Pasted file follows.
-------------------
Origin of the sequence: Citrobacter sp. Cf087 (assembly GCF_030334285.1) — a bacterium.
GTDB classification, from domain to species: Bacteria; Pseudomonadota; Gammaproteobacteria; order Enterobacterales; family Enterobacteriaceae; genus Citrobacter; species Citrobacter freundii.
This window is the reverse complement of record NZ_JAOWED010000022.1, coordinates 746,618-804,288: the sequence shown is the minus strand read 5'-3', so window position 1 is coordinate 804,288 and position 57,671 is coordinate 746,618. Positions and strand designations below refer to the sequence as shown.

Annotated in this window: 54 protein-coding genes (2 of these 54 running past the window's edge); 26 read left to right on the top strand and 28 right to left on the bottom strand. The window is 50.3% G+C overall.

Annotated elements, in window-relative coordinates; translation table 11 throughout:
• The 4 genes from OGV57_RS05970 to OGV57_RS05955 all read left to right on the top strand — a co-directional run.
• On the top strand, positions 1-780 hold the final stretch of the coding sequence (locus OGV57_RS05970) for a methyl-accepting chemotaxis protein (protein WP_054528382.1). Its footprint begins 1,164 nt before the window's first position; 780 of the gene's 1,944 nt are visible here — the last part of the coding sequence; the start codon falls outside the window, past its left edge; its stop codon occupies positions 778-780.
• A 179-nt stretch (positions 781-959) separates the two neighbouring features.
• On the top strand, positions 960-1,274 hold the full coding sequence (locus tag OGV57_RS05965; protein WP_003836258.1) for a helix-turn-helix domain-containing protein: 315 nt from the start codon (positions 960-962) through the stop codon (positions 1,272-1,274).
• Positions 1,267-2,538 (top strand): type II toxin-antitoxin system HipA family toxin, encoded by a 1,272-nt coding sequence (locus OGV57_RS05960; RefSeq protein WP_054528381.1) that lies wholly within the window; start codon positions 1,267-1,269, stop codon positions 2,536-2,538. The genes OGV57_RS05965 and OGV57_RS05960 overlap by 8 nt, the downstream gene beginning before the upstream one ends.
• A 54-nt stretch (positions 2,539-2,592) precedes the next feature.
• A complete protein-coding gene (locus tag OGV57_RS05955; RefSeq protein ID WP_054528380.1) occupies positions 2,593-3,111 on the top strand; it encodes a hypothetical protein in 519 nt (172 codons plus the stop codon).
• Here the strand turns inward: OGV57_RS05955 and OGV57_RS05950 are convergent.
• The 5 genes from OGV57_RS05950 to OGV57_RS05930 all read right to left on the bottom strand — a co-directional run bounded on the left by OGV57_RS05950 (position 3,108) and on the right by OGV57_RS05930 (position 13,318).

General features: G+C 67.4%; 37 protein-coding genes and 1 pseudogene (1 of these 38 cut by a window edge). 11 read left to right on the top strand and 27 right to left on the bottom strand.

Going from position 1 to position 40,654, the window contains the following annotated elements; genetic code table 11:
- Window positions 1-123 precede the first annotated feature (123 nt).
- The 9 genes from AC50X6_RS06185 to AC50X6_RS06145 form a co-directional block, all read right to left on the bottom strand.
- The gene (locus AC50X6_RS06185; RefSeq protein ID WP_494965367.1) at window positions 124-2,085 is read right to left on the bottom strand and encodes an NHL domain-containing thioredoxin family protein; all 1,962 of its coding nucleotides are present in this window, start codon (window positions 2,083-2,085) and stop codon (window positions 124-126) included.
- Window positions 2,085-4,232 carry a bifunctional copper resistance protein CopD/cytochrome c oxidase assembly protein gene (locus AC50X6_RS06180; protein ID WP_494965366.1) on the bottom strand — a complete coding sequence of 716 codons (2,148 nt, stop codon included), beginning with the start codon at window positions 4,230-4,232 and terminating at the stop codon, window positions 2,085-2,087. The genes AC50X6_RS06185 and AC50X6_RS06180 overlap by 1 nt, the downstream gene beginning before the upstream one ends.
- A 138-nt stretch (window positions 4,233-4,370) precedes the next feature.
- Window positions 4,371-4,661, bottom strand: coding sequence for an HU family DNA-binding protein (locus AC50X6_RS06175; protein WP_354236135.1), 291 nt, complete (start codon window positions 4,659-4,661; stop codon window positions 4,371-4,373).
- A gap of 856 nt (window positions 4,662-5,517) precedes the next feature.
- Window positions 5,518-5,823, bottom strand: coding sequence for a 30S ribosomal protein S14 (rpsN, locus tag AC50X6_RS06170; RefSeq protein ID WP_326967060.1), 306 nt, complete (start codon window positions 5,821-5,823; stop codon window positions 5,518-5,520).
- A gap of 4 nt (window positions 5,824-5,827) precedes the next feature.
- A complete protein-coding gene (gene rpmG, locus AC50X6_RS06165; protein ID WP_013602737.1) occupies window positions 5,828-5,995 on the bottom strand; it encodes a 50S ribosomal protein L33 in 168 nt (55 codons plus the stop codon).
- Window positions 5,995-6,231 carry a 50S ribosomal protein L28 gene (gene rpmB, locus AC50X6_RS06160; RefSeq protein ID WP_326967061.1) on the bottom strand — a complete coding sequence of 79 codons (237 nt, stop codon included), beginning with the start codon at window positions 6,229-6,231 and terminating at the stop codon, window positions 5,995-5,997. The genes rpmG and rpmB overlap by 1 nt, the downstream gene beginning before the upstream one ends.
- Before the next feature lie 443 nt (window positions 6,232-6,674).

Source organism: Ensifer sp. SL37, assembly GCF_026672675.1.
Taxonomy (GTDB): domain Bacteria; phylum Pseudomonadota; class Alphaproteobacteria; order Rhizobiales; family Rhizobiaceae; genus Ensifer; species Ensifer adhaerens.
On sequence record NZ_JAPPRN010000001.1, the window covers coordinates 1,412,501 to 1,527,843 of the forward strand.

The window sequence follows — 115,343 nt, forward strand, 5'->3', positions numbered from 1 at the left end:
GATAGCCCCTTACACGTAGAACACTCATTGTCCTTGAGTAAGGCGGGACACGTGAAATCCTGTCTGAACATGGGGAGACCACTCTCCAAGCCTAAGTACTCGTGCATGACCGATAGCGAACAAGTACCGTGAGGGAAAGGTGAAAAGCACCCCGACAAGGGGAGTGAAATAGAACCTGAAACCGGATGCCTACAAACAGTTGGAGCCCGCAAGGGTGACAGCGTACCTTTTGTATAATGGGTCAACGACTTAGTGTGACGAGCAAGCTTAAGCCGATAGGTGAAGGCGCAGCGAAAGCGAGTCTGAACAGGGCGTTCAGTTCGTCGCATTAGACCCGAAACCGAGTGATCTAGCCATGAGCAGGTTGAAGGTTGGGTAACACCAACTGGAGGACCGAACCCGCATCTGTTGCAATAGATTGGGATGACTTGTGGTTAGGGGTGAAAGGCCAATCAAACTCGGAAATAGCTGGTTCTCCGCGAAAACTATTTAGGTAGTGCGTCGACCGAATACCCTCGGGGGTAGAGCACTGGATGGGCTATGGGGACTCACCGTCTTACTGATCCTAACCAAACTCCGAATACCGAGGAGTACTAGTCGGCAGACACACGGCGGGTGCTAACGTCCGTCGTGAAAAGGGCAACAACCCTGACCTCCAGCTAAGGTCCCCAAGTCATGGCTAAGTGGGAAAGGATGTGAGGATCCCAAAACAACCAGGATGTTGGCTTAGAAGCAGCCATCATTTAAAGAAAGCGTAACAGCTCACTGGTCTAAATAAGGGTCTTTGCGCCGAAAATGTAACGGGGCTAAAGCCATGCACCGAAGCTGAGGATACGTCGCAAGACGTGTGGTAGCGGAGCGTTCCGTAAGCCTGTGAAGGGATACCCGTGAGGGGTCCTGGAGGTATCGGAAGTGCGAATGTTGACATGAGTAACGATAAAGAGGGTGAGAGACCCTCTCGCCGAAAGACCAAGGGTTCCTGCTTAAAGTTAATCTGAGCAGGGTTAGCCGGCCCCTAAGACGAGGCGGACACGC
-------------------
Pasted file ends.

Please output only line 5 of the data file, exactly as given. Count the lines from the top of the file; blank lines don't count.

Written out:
Annotated elements, in window-relative coordinates; translation table 11 throughout: